Forced to resign as top Montreal cop Pichet hired in subarctic mining

first_imgMontreal’s former police chief, who was forced out of the job following allegations officers fabricated evidence and targeted rivals with internal investigations during his tenure, is becoming the top manager of the subarctic mining town of Fermont, Que.Philippe Pichet was suspended with pay as the city’s top cop in December 2017 after an external investigation uncovered a climate of warring clans, mistrust and vengeance within the police force.He tried to sue to get his job back but relented, and renounced his claim to the post in June 2018. Pichet remains under contract with the city, however. And Mayor Valerie Plante kept him on the force as chief inspector.Martin St-Laurent, mayor of Fermont, said Pichet’s knowledge about handling complex files impressed the hiring committee. Pichet was chosen among 18 candidates who applied for the job, the mayor said in an interview Friday.“I think he wanted to have the possibility to live something new,” St-Laurent said, regarding Pichet’s motivations for moving to the one of the coldest and northernmost towns in the province.Attempts to reach Pichet for an interview were unsuccessful.Fermont’s climate is so harsh and unfriendly its downtown core is essentially a giant wall. The 1.3-kilometre structure, known as the “screen wall,” extends around the urban centre and protects it from the winds of the north. The wall is unique in North America and was modelled after a similar design from the Swedish mining town, Svappavaara.“There are plenty of outdoor activities here,” St-Laurent said. “We have all the services. Fermont is pretty developed. Pretty modern.”But it’s cold. “Last year the first snowfall came in late September and didn’t melt until the spring,” he said.One of Pichet’s major files in his new role as director general will be to manage the expansion of one of Fermont’s two mining companies, which provide the main economic base to the town of roughly 3,000 people.Pichet had a rough go as Montreal’s police chief. Appointed to the role by former mayor Denis Coderre in 2015, Pichet inherited a police force with warring clans and a highly dysfunctional culture.The scandal that led to his ouster began when two ex-police officers went public claiming they were forced out of their jobs after trying to blow the whistle on corruption inside the force.Ex-officers Jimmy Cacchione and Giovanni Di Feo alleged members of the police’s internal affairs department embellished or fabricated evidence against lower-ranking officers who tried to report wrongdoing or who fell out of favour.In response, Quebec’s public security department took the city’s police service under administrative supervision — a kind of tutelage — and assigned ex-deputy justice minister Michel Bouchard to investigate.His November 2017 report concluded the internal investigations unit — tasked with probing complaints against police from the public and from within the force — protected certain officers while targeting others.Some cases were hidden from prosecutors to avoid criminal investigations, other cases were opened against officers, seemingly without any reason, he said. Investigations were alleged to have been launched “on suspicions that were not justified, or worse, for oblique reasons or biases tied to vengeance,” Bouchard wrote.Youssef Amane, city spokesman, did not return several requests for comment regarding Pichet’s new position.Pichet is being loaned to Fermont by the city of Montreal, who will continue paying his salary, said Mayor St-Laurent. Fermont will send Montreal the equivalent of what the town would pay its top manager — $132,000 plus an extra 12 per cent, as Pichet is not participating in Fermont’s pension fund.Giuseppe Valiante, The Canadian Presslast_img read more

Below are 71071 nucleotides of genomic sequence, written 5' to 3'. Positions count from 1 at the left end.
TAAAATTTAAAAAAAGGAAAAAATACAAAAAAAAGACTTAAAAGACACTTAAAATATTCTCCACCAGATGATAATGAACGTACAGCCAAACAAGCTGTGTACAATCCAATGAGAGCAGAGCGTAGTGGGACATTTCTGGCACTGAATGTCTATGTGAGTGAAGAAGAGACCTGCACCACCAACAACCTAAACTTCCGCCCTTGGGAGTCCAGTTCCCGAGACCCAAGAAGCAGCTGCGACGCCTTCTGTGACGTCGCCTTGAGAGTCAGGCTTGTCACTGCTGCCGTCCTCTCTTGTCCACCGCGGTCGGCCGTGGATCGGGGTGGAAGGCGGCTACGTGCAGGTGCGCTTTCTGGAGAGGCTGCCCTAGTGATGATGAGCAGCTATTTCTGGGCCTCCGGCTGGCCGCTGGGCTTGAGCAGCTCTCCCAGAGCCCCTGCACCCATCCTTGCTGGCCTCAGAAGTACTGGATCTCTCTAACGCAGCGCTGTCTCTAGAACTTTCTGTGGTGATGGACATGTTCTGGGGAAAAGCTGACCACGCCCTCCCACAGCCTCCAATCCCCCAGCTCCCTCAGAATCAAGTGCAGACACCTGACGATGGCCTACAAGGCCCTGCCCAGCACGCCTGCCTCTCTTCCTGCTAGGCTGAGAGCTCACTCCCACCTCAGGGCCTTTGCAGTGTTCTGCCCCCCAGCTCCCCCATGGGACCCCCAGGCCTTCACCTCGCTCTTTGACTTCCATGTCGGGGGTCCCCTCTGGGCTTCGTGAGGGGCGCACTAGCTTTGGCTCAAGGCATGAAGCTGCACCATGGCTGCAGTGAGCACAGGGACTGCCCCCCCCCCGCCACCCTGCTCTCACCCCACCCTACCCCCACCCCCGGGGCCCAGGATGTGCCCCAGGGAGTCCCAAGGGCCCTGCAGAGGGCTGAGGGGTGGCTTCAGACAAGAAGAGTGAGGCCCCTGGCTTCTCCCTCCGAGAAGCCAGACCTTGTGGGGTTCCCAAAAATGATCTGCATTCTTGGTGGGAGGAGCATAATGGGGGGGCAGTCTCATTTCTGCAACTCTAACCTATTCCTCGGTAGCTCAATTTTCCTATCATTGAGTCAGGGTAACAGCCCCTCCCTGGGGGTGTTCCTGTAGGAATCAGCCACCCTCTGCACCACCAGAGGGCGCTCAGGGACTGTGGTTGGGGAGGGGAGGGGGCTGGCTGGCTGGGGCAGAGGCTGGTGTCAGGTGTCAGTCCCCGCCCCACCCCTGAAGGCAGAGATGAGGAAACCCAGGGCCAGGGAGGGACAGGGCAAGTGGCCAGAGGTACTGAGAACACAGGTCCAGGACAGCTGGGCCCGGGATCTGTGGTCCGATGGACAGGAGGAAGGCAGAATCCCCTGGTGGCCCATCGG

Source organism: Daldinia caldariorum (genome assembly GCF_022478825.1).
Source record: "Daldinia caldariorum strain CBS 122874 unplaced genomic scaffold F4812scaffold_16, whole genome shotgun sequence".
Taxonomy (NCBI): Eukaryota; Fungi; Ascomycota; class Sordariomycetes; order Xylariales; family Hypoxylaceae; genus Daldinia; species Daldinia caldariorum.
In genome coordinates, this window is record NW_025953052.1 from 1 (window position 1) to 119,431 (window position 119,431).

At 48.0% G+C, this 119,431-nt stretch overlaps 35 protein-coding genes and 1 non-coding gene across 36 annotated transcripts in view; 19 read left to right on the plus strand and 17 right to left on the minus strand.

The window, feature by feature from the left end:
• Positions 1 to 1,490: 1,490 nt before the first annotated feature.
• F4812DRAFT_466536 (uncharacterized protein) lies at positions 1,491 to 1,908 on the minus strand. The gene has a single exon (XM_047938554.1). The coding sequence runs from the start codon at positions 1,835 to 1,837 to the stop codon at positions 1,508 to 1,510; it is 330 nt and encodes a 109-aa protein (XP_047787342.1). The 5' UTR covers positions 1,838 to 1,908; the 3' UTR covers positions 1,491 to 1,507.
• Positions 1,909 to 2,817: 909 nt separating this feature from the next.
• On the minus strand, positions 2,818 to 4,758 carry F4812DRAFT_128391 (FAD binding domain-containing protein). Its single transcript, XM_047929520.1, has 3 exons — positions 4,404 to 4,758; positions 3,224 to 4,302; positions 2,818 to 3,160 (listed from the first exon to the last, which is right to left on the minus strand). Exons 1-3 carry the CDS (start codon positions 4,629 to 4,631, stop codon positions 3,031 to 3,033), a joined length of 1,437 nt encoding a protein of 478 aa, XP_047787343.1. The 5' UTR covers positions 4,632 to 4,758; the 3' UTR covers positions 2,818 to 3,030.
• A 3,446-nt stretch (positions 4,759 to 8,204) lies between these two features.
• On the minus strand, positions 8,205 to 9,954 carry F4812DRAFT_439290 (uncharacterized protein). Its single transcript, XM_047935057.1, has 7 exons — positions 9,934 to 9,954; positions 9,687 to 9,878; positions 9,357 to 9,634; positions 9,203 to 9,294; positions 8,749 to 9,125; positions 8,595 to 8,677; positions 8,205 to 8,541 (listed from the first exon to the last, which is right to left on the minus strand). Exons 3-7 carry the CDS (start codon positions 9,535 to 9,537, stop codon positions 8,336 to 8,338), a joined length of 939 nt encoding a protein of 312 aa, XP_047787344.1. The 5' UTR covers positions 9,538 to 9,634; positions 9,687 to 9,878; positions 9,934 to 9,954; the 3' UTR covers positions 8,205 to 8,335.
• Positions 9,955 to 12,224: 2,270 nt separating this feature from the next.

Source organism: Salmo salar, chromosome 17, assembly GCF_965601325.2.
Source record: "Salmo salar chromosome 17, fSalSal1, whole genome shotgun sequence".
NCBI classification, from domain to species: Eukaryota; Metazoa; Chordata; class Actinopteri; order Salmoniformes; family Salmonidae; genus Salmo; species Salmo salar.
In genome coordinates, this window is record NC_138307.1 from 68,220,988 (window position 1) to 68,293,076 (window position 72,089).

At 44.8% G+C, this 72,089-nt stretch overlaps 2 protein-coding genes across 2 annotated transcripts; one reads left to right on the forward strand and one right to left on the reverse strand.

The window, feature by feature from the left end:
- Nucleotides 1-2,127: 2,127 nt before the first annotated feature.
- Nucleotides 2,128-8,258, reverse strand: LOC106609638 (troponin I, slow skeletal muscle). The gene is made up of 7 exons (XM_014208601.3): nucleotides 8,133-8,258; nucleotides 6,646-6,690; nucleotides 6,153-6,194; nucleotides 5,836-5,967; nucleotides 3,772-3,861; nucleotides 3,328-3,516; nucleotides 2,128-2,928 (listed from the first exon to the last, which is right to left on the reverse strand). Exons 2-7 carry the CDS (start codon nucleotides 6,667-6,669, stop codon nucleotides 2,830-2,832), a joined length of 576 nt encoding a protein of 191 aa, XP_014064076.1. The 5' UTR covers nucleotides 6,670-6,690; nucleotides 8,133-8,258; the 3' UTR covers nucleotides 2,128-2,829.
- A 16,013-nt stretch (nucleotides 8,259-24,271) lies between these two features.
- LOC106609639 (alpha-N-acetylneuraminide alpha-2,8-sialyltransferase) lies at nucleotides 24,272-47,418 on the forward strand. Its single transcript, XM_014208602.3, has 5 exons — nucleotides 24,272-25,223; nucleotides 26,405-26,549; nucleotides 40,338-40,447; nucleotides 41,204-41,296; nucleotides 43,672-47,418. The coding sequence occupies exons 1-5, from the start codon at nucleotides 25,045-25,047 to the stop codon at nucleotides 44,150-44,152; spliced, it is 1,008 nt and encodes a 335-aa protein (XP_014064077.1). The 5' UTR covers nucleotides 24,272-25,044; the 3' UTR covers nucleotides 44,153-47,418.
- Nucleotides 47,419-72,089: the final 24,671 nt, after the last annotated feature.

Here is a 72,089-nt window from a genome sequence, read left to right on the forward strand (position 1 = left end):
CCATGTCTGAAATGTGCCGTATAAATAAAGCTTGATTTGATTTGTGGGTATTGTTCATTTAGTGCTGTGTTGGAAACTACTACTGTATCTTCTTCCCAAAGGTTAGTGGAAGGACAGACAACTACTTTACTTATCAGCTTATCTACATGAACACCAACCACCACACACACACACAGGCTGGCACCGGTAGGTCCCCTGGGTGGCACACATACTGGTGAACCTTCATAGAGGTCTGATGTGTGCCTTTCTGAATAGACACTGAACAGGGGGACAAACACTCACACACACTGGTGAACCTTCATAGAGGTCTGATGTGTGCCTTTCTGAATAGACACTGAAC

Issa challenger Colonel Doug Applegate comments on retirement

first_img KUSI Newsroom, January 11, 2018 KUSI Newsroom Posted: January 11, 2018 Categories: Local San Diego News, Politics Tags: Darrell Issa, Doug Applegate FacebookTwittercenter_img Updated: 4:03 PM Issa challenger Colonel Doug Applegate comments on retirement With Congressman Darrell Issa announcing his retirement, changes will be coming to the 49th district seat in San Diego’s North County. Retired Colonel Doug Applegate is one candidate running for the seat and at this point would have to be considered the front runner. Applegate lost to Issa by less than two thousand votes in 2016. last_img read more